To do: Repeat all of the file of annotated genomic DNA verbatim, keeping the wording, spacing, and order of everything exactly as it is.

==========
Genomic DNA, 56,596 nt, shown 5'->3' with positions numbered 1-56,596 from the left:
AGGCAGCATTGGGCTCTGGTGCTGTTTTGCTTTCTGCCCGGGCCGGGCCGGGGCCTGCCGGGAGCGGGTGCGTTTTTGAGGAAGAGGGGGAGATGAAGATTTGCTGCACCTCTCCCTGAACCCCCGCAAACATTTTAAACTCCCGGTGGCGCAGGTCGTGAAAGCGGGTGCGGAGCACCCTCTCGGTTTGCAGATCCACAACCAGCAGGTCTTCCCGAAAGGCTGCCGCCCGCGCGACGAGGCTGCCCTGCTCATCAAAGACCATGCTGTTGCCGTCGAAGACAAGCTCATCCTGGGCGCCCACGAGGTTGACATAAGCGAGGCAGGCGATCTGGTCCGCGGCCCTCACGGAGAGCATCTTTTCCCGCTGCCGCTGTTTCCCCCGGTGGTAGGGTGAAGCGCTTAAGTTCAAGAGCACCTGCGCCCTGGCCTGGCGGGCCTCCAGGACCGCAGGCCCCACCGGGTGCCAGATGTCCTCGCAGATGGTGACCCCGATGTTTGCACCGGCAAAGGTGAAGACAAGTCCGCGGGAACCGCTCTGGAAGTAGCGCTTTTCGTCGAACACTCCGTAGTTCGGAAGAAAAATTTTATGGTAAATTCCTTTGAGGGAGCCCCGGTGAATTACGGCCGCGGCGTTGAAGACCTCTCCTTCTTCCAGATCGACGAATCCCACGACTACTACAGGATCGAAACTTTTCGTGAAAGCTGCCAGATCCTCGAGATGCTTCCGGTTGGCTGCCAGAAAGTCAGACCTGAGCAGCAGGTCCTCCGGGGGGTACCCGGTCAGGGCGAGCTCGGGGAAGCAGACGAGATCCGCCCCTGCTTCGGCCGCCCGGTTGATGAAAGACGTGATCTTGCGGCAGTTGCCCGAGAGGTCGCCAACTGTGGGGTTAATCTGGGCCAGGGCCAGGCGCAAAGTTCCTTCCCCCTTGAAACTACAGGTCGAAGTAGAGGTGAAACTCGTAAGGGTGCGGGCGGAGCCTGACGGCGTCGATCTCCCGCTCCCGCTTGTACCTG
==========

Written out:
Genomic DNA, 56,596 nt, shown 5'->3' with positions numbered 1-56,596 from the left:
AGGCAGCATTGGGCTCTGGTGCTGTTTTGCTTTCTGCCCGGGCCGGGCCGGGGCCTGCCGGGAGCGGGTGCGTTTTTGAGGAAGAGGGGGAGATGAAGATTTGCTGCACCTCTCCCTGAACCCCCGCAAACATTTTAAACTCCCGGTGGCGCAGGTCGTGAAAGCGGGTGCGGAGCACCCTCTCGGTTTGCAGATCCACAACCAGCAGGTCTTCCCGAAAGGCTGCCGCCCGCGCGACGAGGCTGCCCTGCTCATCAAAGACCATGCTGTTGCCGTCGAAGACAAGCTCATCCTGGGCGCCCACGAGGTTGACATAAGCGAGGCAGGCGATCTGGTCCGCGGCCCTCACGGAGAGCATCTTTTCCCGCTGCCGCTGTTTCCCCCGGTGGTAGGGTGAAGCGCTTAAGTTCAAGAGCACCTGCGCCCTGGCCTGGCGGGCCTCCAGGACCGCAGGCCCCACCGGGTGCCAGATGTCCTCGCAGATGGTGACCCCGATGTTTGCACCGGCAAAGGTGAAGACAAGTCCGCGGGAACCGCTCTGGAAGTAGCGCTTTTCGTCGAACACTCCGTAGTTCGGAAGAAAAATTTTATGGTAAATTCCTTTGAGGGAGCCCCGGTGAATTACGGCCGCGGCGTTGAAGACCTCTCCTTCTTCCAGATCGACGAATCCCACGACTACTACAGGATCGAAACTTTTCGTGAAAGCTGCCAGATCCTCGAGATGCTTCCGGTTGGCTGCCAGAAAGTCAGACCTGAGCAGCAGGTCCTCCGGGGGGTACCCGGTCAGGGCGAGCTCGGGGAAGCAGACGAGATCCGCCCCTGCTTCGGCCGCCCGGTTGATGAAAGACGTGATCTTGCGGCAGTTGCCCGAGAGGTCGCCAACTGTGGGGTTAATCTGGGCCAGGGCCAGGCGCAAAGTTCCTTCCCCCTTGAAACTACAGGTCGAAGTAGAGGTGAAACTCGTAAGGGTGCGGGCGGAGCCTGACGGCGTCGATCTCCCGCTCCCGCTTGTACCTG